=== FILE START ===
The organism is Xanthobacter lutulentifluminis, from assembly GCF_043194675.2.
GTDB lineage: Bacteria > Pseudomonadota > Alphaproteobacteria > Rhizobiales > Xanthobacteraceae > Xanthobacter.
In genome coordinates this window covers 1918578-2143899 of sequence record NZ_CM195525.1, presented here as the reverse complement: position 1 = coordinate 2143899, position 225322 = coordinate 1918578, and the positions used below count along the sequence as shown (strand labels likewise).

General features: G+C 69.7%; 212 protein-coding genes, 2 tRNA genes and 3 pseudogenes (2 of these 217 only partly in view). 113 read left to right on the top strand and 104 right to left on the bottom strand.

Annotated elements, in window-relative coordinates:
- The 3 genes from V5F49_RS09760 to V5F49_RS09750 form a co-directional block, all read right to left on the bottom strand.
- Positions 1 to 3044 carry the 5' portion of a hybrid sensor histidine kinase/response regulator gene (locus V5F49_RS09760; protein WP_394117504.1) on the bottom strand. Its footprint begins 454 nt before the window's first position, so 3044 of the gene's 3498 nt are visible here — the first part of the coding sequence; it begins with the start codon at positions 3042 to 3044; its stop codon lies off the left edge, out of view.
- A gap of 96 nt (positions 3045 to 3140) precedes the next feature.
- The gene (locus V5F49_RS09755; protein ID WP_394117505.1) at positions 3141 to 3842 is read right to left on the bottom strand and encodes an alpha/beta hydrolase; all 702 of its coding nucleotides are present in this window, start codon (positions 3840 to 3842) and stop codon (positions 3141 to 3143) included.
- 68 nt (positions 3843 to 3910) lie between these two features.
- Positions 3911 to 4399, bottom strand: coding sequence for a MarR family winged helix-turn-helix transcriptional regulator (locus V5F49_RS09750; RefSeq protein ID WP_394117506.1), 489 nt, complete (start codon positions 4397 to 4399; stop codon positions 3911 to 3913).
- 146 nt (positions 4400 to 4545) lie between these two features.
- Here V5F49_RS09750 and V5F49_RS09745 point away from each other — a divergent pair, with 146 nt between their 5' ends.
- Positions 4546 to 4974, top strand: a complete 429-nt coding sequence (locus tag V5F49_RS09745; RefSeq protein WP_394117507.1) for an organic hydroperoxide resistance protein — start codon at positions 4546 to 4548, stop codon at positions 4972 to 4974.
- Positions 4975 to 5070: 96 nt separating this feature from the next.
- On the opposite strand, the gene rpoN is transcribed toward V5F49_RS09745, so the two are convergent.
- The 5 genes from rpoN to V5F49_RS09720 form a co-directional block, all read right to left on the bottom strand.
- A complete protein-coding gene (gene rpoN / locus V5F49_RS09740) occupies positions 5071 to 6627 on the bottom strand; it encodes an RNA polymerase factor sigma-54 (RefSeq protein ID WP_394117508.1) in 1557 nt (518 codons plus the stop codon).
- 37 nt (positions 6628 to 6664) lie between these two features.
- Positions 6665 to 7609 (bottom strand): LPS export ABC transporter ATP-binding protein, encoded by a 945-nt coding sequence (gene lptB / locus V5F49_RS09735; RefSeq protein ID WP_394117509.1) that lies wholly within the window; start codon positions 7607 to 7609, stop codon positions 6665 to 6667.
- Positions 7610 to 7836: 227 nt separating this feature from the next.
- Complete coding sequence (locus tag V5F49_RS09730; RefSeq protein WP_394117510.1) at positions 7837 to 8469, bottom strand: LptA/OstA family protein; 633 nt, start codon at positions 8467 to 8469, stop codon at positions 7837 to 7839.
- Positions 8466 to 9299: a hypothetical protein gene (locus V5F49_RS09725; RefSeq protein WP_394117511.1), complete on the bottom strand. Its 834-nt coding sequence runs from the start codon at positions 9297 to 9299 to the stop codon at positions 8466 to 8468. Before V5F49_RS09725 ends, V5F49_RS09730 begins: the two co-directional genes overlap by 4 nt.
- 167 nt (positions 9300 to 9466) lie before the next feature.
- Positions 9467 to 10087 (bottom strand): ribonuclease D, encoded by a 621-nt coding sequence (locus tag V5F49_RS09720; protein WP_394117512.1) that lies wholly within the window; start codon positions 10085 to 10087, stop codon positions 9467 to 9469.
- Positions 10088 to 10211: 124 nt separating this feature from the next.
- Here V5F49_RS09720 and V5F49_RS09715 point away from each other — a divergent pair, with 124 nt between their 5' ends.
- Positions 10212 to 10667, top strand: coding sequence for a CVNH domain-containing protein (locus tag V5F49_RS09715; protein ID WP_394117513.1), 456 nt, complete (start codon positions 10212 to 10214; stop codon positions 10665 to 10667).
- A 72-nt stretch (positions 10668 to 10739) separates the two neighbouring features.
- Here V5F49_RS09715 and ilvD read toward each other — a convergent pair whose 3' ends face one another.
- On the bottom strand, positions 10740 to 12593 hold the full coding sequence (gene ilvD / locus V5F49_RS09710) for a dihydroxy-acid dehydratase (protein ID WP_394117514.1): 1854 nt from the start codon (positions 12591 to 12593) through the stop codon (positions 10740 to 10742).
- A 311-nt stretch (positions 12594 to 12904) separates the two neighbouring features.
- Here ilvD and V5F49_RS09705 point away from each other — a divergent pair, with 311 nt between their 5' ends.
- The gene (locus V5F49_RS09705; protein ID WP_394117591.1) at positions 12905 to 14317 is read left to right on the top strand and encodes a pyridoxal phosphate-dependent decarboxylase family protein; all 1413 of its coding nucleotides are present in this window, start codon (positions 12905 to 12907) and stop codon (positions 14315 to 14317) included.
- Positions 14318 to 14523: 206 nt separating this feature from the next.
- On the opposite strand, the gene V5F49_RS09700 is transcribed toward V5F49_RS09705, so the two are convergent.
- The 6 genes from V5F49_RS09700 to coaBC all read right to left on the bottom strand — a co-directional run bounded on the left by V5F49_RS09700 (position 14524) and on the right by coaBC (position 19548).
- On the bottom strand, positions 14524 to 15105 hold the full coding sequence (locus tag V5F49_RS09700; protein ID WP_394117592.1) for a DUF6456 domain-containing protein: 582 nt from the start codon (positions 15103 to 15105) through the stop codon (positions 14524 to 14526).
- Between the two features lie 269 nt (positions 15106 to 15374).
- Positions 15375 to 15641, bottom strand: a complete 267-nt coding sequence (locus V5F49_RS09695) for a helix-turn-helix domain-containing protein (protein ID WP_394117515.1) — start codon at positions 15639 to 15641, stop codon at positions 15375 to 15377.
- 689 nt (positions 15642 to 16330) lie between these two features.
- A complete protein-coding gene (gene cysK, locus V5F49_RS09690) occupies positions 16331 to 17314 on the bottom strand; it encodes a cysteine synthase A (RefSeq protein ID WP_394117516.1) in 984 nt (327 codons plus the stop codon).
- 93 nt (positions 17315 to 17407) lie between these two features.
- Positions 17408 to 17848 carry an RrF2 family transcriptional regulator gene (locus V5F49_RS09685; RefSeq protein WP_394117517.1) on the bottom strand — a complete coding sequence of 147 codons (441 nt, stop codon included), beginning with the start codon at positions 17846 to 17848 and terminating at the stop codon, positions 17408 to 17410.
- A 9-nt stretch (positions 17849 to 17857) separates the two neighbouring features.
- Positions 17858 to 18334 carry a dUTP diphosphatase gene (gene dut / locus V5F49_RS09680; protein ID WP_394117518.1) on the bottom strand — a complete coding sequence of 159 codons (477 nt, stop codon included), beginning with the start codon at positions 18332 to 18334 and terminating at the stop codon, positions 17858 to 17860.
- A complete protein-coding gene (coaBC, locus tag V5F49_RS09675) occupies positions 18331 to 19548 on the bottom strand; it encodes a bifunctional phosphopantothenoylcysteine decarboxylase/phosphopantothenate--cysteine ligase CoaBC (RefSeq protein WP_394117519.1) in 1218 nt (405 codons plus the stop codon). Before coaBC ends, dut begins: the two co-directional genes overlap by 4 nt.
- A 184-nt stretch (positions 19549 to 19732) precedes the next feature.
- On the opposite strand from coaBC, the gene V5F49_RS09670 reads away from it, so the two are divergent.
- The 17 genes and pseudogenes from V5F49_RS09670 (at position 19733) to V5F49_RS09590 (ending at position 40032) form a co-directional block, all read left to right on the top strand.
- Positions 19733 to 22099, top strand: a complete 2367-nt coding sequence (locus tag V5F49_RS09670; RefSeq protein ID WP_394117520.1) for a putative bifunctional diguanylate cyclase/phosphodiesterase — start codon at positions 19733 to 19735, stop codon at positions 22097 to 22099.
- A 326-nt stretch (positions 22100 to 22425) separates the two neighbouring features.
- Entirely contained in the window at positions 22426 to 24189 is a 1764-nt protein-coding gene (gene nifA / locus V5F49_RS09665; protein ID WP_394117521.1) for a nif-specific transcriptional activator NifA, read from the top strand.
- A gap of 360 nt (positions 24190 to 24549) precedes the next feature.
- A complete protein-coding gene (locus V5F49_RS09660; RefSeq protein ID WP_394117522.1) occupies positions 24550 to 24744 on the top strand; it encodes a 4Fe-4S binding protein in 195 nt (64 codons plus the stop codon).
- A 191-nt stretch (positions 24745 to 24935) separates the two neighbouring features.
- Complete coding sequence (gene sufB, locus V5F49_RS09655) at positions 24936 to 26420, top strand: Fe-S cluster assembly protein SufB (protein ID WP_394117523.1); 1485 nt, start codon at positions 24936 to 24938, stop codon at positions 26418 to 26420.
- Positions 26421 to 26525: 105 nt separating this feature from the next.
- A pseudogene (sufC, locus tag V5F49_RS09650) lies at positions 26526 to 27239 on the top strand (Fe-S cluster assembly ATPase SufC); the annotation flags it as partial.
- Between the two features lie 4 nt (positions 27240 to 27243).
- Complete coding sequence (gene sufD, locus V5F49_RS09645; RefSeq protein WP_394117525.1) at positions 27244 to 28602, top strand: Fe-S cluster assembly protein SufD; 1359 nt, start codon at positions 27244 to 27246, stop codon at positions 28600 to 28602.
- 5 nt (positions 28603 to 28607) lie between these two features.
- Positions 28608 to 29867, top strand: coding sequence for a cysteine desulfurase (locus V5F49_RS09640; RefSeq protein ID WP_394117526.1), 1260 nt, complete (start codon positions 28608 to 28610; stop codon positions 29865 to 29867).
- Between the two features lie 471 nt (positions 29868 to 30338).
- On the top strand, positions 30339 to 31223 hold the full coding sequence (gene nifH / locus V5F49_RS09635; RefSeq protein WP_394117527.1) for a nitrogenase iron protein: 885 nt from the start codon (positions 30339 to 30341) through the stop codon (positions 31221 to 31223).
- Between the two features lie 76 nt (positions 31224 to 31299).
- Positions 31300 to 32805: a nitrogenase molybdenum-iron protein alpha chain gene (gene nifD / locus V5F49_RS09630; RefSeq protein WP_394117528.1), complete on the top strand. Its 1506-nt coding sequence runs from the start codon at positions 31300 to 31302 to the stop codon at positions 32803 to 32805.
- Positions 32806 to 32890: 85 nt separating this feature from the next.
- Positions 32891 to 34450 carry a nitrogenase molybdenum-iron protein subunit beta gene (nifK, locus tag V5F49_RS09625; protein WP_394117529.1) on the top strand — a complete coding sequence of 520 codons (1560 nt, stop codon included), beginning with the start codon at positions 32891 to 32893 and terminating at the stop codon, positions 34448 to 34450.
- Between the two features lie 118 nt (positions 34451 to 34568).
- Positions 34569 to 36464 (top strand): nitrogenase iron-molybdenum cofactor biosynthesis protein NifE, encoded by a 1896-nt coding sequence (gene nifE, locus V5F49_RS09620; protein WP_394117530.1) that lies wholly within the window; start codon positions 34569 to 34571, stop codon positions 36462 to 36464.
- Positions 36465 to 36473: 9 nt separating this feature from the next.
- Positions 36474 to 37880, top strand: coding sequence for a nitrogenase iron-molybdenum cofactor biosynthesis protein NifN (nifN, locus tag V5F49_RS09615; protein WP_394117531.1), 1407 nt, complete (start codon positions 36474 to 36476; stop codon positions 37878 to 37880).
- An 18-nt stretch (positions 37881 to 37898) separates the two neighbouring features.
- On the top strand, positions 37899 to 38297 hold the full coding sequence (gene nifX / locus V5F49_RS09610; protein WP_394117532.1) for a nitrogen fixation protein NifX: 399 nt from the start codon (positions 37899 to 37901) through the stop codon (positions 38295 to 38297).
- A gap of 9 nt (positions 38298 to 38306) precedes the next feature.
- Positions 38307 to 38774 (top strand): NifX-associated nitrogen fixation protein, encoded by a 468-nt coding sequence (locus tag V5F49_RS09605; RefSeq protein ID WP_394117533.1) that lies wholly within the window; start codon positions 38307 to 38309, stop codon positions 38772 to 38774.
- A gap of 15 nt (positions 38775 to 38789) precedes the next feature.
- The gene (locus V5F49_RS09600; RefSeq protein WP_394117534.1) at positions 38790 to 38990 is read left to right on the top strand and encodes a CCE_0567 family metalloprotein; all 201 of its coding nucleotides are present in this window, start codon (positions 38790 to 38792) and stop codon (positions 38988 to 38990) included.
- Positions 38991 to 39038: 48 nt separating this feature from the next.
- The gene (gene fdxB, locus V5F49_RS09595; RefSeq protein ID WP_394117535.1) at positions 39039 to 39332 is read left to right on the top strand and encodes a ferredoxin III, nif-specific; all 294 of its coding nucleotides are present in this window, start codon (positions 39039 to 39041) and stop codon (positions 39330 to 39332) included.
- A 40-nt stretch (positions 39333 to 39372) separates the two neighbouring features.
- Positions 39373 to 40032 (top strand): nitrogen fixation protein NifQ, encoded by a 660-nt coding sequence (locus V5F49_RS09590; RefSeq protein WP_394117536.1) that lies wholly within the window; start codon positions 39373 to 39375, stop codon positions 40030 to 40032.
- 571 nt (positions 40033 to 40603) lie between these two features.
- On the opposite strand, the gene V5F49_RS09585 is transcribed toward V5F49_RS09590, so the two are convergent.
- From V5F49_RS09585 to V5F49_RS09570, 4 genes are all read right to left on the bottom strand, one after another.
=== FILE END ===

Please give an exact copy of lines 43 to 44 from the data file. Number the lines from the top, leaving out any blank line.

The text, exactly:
- 93 nt (positions 17315 to 17407) lie between these two features.
- Positions 17408 to 17848 carry an RrF2 family transcriptional regulator gene (locus V5F49_RS09685; RefSeq protein WP_394117517.1) on the bottom strand — a complete coding sequence of 147 codons (441 nt, stop codon included), beginning with the start codon at positions 17846 to 17848 and terminating at the stop codon, positions 17408 to 17410.